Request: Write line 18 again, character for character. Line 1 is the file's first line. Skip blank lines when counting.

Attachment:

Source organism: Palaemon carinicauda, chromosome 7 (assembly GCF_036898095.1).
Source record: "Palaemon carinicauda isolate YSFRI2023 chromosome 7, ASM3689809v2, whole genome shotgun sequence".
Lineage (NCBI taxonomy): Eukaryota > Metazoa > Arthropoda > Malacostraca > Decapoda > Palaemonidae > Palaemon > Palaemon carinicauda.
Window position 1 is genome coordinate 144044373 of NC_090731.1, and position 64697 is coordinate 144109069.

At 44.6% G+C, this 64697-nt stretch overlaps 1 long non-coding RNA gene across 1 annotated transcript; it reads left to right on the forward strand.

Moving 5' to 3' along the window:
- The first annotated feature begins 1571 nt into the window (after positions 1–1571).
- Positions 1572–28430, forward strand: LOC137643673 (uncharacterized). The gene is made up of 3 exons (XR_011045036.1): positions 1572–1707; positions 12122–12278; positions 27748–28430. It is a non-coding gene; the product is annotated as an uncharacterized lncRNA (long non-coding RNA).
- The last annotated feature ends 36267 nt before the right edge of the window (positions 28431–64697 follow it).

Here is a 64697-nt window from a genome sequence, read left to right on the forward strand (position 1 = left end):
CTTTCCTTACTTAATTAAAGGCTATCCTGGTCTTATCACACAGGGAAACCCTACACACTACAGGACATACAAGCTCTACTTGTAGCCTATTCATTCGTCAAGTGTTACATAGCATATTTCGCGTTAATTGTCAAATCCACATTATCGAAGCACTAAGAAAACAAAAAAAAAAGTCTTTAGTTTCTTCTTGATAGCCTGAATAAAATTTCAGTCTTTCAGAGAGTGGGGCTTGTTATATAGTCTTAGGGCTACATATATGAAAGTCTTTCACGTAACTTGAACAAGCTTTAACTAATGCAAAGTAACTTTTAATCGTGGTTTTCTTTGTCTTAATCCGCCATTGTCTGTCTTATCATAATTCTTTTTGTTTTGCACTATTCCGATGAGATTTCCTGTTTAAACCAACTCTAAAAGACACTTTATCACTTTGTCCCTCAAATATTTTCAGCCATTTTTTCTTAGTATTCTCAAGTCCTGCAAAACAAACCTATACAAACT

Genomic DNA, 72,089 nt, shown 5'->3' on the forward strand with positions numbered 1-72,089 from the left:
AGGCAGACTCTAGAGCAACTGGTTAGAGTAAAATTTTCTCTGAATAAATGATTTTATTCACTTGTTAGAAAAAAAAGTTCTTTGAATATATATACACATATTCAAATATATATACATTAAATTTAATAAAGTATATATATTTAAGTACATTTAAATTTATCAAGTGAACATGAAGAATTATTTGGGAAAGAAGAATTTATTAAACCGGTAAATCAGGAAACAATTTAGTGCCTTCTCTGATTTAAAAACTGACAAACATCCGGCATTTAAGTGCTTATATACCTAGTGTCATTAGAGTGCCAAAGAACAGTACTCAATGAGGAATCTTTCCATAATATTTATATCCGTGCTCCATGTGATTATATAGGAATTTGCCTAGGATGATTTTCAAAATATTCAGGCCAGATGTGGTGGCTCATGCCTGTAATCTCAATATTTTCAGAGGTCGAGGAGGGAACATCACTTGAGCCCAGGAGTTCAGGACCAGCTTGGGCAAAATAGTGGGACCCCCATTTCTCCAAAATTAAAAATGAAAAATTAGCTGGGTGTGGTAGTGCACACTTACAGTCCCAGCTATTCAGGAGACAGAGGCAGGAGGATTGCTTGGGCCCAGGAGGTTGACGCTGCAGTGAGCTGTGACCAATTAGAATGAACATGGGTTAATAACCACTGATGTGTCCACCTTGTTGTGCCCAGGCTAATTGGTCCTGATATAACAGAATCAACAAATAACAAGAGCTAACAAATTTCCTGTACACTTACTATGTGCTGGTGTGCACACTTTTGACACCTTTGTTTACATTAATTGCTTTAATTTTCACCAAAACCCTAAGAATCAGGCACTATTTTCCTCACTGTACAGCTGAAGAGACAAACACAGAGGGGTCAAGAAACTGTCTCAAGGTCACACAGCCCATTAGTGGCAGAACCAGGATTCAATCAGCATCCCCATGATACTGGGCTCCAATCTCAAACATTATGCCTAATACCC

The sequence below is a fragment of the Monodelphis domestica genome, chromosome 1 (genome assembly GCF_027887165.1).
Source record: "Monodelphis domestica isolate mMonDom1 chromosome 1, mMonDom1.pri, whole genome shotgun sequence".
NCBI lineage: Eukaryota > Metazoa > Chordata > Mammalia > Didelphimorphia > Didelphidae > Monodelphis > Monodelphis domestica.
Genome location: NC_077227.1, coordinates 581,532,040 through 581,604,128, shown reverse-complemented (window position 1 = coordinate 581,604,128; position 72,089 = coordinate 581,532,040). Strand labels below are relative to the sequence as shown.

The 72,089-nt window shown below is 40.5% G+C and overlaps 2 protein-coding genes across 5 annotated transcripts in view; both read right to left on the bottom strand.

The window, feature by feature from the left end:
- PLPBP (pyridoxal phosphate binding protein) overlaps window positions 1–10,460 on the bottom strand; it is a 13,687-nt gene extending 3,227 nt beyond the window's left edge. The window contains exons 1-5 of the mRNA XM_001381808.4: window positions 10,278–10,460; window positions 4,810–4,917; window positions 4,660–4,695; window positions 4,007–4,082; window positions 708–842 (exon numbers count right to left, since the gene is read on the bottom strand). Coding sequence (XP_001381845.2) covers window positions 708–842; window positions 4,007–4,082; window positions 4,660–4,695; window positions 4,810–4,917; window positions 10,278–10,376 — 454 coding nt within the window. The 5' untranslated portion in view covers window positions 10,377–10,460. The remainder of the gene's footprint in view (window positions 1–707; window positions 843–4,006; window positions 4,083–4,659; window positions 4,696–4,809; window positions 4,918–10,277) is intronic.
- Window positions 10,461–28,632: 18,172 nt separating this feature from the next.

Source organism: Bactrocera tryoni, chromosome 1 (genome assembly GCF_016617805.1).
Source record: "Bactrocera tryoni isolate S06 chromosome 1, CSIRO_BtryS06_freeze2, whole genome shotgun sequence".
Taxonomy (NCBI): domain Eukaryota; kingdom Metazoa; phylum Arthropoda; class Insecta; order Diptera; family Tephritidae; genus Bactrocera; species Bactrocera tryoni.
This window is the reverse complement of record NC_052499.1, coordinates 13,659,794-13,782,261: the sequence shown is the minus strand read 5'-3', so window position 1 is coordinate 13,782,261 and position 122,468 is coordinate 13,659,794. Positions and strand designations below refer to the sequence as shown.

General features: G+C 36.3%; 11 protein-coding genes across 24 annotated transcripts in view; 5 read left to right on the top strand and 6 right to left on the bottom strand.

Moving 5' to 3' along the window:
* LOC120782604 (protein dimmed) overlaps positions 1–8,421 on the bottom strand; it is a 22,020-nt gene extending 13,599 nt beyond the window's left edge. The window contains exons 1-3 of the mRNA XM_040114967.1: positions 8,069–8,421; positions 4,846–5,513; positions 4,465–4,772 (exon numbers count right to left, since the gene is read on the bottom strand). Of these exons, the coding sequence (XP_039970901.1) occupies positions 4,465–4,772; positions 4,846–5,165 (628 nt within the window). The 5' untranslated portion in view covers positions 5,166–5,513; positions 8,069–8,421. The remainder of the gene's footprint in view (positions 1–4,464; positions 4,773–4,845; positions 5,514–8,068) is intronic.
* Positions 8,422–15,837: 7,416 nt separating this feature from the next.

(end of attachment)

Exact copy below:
The 72,089-nt window shown below is 40.5% G+C and overlaps 2 protein-coding genes across 5 annotated transcripts in view; both read right to left on the bottom strand.